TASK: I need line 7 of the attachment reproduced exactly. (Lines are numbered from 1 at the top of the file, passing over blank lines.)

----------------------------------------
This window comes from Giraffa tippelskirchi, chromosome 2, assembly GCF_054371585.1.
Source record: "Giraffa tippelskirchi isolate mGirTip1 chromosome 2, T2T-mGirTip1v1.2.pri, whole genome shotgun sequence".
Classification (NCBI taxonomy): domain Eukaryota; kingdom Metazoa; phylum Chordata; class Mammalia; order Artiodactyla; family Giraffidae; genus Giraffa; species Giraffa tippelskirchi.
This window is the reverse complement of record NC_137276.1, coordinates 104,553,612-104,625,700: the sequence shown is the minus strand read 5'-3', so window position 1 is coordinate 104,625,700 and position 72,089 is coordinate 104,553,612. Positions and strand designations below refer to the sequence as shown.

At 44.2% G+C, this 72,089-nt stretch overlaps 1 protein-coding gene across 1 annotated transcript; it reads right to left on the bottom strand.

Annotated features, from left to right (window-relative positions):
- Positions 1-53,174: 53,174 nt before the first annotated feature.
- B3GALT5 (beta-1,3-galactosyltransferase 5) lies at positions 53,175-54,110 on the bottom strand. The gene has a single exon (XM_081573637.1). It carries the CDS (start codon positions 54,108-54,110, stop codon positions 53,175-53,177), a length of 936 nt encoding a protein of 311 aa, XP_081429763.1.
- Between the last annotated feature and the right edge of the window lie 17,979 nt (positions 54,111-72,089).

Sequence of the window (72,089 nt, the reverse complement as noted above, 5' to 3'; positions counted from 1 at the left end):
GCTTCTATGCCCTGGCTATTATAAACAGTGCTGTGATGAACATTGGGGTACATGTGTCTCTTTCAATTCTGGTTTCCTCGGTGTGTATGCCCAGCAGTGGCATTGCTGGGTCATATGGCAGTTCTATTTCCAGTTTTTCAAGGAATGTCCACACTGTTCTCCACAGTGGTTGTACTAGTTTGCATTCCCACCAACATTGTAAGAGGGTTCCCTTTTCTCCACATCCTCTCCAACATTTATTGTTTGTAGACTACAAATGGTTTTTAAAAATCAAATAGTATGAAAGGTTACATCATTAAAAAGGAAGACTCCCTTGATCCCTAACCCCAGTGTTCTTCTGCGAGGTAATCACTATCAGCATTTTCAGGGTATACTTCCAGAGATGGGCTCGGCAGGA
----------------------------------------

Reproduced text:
- Positions 1-53,174: 53,174 nt before the first annotated feature.